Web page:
Notice how the second sentence reinforces the rhetorical question. Reinforce the other rhetorical questions in Exercise One in the same way.

According to scientists and scientific studies carried out on the effects and influence of Rhetorical Questions, the following has been observed:

Four experiments were conducted examining the effects of asking rhetorical questions on message processing and persuasion utilizing a radio commercial. Subjects exposed to questions were compared to other subjects exposed to content-equivalent statements across different message positions. The expectations of two different theoretical models of question effects are contrasted and compared. The results of all four experiments are consistent with the view that rhetorical questions elicit judgments on the topic of the request when they are received and that the availability of relevant information when a judgment is first requested is a critical factor determining whether or not message persuasion occurs. The pattern of results predicted by viewing rhetorical questions as elicitors of judgments is differentiated from previous views.

Learning a foreign language ( English for example) is not just about how to speak that language, but HOW to USE it. In professional life this is an all important factor in using the English language.

Good luck with your English language learning.

Simon

Ok English

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English Language Reference -Presentations: Rhetorical Questions part 1

When you ask a rhetorical question, you don’t really expect an answer. The answer is understood. Like when you ask, “Why me?!”

Rhetorical - adjective 1. (of a question) asked only to make a statement or to produce an effect rather than to get an answer.

When something is rhetorical that means it is made for style or effect, likewise a rhetorical question is a question that is asked for mere effect, rather than a question that needs to be answered. Questions like “Who knew?” or “Who’s better than me?” are often rhetorical. This is often a technique used in presentations or speeches to draw the audience’s attention to a specific point or result eg. ” as you can see from the chart July’s profits were up 25% on last year’s July results…why?… well I will  tell you.” So the question is not asked for the reason of receiving an answer from the audience but rather is asked to get attention….then the speaker quickly moves on to give the answer. Which was the speaker’s original intention. So the speaker’s question was rhetorical and required no answer. It was used for effect, that’s all.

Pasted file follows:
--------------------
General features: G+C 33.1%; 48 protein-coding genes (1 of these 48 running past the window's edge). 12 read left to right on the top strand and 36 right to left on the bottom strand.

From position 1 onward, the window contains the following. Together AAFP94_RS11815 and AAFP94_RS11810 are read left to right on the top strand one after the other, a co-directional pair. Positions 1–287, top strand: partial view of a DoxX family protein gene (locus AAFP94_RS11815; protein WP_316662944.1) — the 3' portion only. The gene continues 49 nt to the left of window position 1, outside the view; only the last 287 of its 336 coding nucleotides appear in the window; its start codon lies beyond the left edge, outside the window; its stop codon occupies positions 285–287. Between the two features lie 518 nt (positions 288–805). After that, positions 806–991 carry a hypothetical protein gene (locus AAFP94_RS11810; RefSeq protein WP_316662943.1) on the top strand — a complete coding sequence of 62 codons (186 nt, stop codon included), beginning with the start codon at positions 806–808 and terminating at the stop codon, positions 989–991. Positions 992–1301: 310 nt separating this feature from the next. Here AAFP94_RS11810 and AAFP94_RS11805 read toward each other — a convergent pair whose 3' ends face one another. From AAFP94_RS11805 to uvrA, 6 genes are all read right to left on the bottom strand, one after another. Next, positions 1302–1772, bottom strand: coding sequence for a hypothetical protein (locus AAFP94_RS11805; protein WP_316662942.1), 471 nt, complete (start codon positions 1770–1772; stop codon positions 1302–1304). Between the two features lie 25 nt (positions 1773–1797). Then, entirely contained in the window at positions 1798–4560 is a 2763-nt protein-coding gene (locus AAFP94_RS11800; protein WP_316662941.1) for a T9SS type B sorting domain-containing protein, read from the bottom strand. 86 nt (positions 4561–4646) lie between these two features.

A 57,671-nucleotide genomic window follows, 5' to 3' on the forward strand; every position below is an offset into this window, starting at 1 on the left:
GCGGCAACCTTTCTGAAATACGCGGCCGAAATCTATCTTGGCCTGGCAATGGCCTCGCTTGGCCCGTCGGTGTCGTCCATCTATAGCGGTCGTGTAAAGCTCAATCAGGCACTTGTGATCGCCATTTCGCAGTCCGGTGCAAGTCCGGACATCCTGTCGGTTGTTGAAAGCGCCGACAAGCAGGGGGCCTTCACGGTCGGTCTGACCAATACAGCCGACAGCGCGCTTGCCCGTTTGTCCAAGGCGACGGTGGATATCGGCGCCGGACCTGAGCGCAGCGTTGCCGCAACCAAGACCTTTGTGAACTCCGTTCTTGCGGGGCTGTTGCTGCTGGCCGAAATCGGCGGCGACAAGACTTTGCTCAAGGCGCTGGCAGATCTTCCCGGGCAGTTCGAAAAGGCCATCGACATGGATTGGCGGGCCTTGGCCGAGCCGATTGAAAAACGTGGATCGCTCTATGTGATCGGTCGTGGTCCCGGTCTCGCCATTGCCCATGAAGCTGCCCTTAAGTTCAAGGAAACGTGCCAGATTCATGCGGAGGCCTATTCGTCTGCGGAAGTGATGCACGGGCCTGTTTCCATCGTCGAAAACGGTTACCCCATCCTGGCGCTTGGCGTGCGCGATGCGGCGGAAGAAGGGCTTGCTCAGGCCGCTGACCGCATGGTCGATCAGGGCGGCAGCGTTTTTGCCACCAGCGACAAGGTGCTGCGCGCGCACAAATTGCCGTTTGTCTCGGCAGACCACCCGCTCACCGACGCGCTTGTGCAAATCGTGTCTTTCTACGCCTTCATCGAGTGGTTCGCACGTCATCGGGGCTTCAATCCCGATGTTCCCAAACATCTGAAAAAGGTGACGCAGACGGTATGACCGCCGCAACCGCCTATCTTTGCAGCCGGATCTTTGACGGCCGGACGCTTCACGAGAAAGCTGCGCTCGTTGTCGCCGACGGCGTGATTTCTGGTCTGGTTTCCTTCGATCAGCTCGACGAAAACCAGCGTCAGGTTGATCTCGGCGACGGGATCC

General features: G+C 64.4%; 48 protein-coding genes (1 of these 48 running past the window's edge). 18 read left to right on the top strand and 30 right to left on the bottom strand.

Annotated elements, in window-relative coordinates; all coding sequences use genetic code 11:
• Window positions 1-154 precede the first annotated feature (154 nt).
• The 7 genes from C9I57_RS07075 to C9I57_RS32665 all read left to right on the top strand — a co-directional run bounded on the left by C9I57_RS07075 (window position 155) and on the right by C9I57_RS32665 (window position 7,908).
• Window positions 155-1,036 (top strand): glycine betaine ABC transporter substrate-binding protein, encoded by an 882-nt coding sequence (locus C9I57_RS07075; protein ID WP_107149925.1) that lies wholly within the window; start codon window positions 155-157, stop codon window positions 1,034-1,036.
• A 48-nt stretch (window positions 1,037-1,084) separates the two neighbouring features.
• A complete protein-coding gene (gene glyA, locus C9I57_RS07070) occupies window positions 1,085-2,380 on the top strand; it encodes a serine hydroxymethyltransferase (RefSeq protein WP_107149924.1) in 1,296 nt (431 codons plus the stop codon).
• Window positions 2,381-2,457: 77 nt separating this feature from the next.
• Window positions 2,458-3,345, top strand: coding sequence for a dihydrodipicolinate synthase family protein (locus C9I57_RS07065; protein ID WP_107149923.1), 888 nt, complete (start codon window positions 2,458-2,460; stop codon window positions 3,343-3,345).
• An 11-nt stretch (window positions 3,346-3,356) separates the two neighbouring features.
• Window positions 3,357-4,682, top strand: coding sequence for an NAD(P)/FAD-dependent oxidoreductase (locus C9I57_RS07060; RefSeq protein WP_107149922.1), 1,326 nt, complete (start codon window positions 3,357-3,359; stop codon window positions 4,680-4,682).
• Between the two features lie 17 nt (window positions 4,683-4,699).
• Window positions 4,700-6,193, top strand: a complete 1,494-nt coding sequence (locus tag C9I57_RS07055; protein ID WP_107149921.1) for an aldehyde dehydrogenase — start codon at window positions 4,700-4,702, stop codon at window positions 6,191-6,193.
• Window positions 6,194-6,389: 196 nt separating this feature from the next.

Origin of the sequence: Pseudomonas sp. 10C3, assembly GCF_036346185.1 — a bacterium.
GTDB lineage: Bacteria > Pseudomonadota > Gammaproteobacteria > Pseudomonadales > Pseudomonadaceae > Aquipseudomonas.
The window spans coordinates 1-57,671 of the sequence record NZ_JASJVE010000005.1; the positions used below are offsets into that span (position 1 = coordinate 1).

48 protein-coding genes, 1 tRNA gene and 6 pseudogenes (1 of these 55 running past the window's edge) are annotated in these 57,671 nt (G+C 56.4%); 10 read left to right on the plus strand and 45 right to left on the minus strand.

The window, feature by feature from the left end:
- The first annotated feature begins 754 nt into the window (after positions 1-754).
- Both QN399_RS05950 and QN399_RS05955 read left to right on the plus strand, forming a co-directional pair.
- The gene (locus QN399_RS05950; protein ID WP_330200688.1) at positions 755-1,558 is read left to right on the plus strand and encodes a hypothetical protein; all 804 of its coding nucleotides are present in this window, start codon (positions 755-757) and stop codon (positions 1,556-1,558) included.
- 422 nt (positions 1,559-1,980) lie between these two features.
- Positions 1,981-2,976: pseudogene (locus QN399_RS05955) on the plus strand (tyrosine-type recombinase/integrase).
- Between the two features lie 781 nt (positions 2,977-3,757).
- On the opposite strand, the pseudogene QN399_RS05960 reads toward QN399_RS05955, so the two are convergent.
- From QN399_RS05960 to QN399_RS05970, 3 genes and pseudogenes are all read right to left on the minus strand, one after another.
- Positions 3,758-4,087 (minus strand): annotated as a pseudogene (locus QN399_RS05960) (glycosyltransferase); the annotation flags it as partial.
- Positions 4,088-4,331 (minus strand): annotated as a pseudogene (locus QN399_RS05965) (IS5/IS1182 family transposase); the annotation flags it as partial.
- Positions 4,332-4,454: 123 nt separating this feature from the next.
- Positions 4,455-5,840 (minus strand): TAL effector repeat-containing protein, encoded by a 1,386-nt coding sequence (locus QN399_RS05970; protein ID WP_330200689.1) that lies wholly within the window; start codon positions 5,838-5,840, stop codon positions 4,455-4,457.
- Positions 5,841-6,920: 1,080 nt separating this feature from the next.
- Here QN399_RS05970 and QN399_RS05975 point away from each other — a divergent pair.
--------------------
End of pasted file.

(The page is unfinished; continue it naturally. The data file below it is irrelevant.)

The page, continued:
It is often more interesting to present your ideas or information as questions rather than direct statements. Questions involve the audience, they are highly interactive and they get attention. They also make your presentation sound more conversational, more personal, and create anticipation in the minds of your audience. Which means you have a greater chance of keeping their attention..and keeping them awake !

Exercise:

The rhetorical questions below can be used in many different situations. Complete each of them using the following pairs of words:         

where+did      how long+ making   how+do   how much+ is

how+working   what sort+ looking   how soon+ seeing   what+waiting

what+attribute   where+go     how come+feeling   what+take

1. For the the fifth year running we’ve managed to increase sales volume.

So, ……….. did we …………….. it?

2. The opportunities in Eastern Europe are better now than they’ve ever been.

So, …….. are ………… for?

3. We’ve lost ground to the Swedes both in Scandinavia and at home.

So, ………… do we …………..from here?

4. We’ve spent the best part of a year ploughing money back into R&D.

So, ……….. do we…….from here?

5. This is the third time we’ve launched a new product, only to have to withdraw it within the first sixth months.

So, ………… do we have to go on …………… the same mistakes?

6. The 8 million Dollars they offered us is good, but not good enough.

So, ………… of figure are we …………….. looking for?